A book by Sally Goddard Blythe, a child development expert, called “The Genius of Natural Childhood” published June 2011 is now widely regarded as an authority on the problems faced by young children today in terms of early childhood development.
The view of the author essentially is that sedentary lifestyles, lack of play, and quality interaction with both parents is not only robbing them of their childhood but hampering their growth, and natural development. Every child has a potential to be a “genius” in the unique place that each child has in the world – modern day living is robbing children of the opportunity to fulfill their individual potential.
“Up to half of five year old’s are not ready for school as working parents abandon traditional games, nursery rhymes, bedtime stories and lullabies” reports The Telegraph”
Ms Goddard Blythe says that growing numbers of parents were turning to electronic toys and automatic baby walkers or rocking chairs to keep their toddlers occupied.
Evidence is that children who do not go through the normal stages of crawling, sitting up and learning to walk also miss out on important triggers for emotional and cognitive development.
Another childhood development expert Dr Thomas Armstrong lends support to the content of the book with a recognition that genius is derived from the same root as genesis – to give birth, rejoice – to be joyful and zestful.
Armstrong notes that there are strong forces in the world today in the home, in schools and throughout the wider community that directly and indirectly subdue the natural curiosity, wonder and awe of the child.
Factors such as poverty, anxiety, rigid ideologies that ferment fear and hatred, the dead hand of materialism. Schools also tend to fit children to the mold.
Armstrong cites the broader culture,and a mass media given to hype that provides a constant onslaught of violence, mediocrity – and repugnant role models.
In a book review by Steiner Books that calls Ms Goddard Blythe “an inspiration”, it is recorded that around half of parents today never read to their children, that the average child watches 4.5 hours of television every day, and that there is epidemic obesity, and failure to thrive, to be ready for school in young children.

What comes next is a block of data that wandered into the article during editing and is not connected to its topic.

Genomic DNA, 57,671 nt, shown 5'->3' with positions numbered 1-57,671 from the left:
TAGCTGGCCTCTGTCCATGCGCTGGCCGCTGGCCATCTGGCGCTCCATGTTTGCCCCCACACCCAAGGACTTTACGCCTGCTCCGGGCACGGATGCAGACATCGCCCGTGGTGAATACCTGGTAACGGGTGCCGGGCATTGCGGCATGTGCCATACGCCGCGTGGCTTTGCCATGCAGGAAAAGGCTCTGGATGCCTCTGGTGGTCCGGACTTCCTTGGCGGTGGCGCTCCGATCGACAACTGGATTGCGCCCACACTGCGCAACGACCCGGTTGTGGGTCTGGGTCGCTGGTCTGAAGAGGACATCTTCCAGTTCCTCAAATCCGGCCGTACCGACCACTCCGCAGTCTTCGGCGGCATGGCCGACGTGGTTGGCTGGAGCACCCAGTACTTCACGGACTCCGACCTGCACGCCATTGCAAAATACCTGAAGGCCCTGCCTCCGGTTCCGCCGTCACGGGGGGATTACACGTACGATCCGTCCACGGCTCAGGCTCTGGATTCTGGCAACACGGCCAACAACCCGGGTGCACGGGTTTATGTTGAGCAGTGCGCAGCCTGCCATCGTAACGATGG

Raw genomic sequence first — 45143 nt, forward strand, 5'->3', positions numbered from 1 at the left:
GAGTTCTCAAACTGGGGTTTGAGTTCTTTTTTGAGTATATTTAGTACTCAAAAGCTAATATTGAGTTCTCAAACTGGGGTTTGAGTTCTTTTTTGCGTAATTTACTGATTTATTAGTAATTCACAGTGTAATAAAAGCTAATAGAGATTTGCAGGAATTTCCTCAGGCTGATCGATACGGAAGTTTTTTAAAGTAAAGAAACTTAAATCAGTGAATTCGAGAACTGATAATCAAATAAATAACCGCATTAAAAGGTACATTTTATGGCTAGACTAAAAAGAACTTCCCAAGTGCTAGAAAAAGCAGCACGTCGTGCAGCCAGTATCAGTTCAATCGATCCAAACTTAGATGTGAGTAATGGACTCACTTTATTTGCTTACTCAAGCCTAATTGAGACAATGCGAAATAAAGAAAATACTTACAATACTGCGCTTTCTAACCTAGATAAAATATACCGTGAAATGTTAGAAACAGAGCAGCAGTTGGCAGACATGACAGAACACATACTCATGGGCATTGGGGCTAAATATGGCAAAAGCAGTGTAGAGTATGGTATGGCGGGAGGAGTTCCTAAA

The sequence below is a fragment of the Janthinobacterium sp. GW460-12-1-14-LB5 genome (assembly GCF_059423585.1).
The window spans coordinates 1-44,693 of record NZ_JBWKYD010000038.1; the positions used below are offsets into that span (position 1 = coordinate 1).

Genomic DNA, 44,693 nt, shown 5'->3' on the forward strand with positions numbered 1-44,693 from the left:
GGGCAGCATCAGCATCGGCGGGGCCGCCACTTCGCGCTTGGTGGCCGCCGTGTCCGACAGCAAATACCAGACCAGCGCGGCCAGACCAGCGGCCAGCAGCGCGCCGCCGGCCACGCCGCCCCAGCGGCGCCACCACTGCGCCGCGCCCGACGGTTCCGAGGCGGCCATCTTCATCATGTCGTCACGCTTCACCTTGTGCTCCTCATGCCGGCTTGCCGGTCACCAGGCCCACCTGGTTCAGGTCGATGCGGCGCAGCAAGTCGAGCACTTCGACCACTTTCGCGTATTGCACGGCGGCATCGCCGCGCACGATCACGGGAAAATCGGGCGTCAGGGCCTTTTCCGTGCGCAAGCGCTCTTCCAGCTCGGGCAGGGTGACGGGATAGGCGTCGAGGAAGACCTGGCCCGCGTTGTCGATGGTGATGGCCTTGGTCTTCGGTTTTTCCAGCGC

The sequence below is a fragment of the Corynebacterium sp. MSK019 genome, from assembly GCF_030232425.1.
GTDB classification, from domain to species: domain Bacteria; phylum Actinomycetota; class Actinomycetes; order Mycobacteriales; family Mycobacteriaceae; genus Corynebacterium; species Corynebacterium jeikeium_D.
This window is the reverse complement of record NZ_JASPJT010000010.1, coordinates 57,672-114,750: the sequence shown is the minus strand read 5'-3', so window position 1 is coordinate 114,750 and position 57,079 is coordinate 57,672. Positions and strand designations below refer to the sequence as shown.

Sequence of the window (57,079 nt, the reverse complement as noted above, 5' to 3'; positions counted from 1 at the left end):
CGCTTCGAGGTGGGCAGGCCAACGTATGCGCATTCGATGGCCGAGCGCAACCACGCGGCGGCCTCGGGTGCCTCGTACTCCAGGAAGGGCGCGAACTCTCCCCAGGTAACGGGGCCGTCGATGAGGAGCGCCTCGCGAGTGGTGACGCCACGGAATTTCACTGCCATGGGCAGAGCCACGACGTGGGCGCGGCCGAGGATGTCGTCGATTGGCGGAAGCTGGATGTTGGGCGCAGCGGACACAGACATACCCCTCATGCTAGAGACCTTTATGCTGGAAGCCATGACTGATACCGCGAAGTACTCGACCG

Young children need good role models, and need movement, energy and life – not to be stifled indoors, eating fast food, energy drinks, entertained by robotic games.
Sometimes it needs one person to come forward, with the necessary experience and expertise, to be able to speak up for us all. Depression among youth and adults today is endemic, basically because, whatever the issue, the rights of individuals are generally denied in favor of the prevailing social “order”.
The good news is that both parents and teachers can improve outcomes for children simply by starting, as soon as possible, a more natural and healthy style of living. Best of all the natural things that can be done to get children more extroverted and into living – don’t need to cost you any money. Games can be played without membership of expensive and exclusive clubs, good food can be returned to the table instead of high calorie takeaways and children can get a hug from their parents instead being dosed with kiddie codeine or Ritalin.
Current statistics throughout the world show that substance abuse is rife among the up and coming generation, and youth suicide. Failure to meet milestones for school will often indicate a somewhat lost and alienated child. Lack of maturity, poorly developed motor skills and unco-ordinated physical function in young people often lead to feelings of shame, embarrassment and inferiority, resulting in drug use and social dysfunction.
Now society is getting a glimpse, through the media, of the plight of many young girls and boys who are set up by their parents to take part in baby beauty pageants. Although there is much public opinion against what might look like exploitation, the dedicated mothers and their tots claim that they enjoy the thrill of frocking up and competing in baby beauty competitions.
The baby pageants are expensive as a hobby, a single dress can cost thousands of dollars – and then there are the accessories, make up and hair do’s, together with accommodation costs. Top prizes attract, and a successful baby beauty can have money to spare in their bank account before their first day at school. The lure of the baby beauty pageants is that they are a means to fame and fortune – not only for the successful child, but also, by proxy, the parents.
Some see these pageants as being merely parental wish fulfillment carried out to excess, and at the expense of the child being free to develop their talents and energy in their own unique way - in the freedom of play, in the environment of the child.
A natural childhood used to be something to be taken for granted – children were not feted as potential consumers, with an emotional hold over parental purse strings, nor were they regarded as fodder for an ever increasing drug market, both in terms of prescription medications and illicit street drugs.
In order to save the children of today, to promote good health and well being, children need to be encouraged back to a natural way of living – together with their parents.